Supplementary Material for: HCC Immune Surveillance and Antiviral Therapy of Hepatitis C Virus Infection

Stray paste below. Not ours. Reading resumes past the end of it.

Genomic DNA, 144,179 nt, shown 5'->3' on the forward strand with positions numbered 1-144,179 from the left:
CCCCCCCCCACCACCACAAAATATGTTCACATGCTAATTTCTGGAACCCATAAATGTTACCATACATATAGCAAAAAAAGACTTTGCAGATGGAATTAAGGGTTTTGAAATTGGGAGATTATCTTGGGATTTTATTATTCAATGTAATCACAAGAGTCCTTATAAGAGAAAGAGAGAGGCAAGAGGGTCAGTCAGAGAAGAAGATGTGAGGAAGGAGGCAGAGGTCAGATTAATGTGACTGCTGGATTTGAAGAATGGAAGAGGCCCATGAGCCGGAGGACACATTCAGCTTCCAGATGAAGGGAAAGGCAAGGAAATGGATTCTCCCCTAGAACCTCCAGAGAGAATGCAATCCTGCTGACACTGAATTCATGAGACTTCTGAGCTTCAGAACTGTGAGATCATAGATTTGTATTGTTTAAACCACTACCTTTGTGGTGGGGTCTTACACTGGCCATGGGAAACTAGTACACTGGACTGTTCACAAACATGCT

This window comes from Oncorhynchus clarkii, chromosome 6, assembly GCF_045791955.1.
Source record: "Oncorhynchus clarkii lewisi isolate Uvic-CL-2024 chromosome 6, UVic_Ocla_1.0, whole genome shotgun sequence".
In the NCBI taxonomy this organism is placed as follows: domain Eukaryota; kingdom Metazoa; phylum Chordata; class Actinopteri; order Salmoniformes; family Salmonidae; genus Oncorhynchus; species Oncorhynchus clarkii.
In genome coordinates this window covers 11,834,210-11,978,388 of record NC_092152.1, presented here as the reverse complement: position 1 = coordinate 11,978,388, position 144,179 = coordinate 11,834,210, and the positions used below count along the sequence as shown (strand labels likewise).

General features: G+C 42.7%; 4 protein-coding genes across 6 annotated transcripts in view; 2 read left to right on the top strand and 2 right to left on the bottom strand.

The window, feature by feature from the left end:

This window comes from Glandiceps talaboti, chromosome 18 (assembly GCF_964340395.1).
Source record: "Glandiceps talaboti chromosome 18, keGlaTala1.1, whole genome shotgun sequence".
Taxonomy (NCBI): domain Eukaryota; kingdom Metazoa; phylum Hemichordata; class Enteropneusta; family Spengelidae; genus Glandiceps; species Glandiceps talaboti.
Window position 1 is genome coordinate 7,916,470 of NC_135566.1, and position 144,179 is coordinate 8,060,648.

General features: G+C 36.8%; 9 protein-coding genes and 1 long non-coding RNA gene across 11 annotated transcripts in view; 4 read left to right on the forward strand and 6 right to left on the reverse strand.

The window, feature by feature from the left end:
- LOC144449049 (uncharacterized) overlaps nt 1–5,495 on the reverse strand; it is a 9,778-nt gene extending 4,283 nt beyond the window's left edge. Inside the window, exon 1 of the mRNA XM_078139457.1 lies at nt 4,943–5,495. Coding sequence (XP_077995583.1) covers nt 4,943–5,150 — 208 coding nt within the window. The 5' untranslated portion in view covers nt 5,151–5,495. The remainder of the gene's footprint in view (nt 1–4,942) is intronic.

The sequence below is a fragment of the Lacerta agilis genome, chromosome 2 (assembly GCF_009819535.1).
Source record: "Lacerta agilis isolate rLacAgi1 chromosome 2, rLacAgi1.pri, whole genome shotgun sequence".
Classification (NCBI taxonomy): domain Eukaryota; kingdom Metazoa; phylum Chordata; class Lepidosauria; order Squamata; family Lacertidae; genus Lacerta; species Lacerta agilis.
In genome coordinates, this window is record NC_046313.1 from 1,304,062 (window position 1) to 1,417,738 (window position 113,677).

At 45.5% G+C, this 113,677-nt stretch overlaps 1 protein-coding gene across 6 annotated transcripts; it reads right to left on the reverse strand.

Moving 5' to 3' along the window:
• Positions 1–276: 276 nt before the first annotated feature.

Objective: HCV clearance by current antiviral therapies improves clinical outcomes but falls short in eliminating the risk for hepatocellular carcinoma (HCC) emergence. As the HCC immune surveillance establishment is vital for the control of neoplastic development and growth, we investigated its correlation with on-/post-treatment HCC emergence, and further analyzed the influence of viral eradication on this setup in patients with HCV-related liver cirrhosis. Design: PBMC isolated at baseline and longitudinally during therapy were analyzed for tumor-associated antigen (TAA)-specific CD8+ T cell responses against glypican-3 overlapping peptides in vitro using high-definition flow cytometry. Multianalyte profiling of fifty soluble inflammatory mediators (SIM) in the plasma was also performed using Luminex-based multiplex technology. Results: Cirrhosis patients were characterized by an altered profile of distinct SIMs at baseline. At this time point, immune-surveilling T cells targeting specific HCC-associated antigens were readily detectable in HCV-free cirrhosis patients whilst being rather weak in such patients who further developed HCC upon virus eradication. Therapy-induced cure of HCV infection analogously reduced the strength of the prevailing HCC immune surveillance machinery, particularly by CD8+ T cells in cirrhosis patients. These results were further validated by T cell reactivities to six immuno-dominant HCC-associated HLA-A2-restricted epi­topes. Further, we demonstrated that this phenomenon was likely orchestrated by alterations in SIMs – with evidence of IL-12 being a major culprit. Conclusion: Given the relationship between the baseline HCC-specific immune surveilling T cell responses and therapy-associated HCC emergence, and the impact of HCV clearance on its strength and magnitude, we recommend a continued HCC screening in cirrhotic HCV patients despite HCV resolution.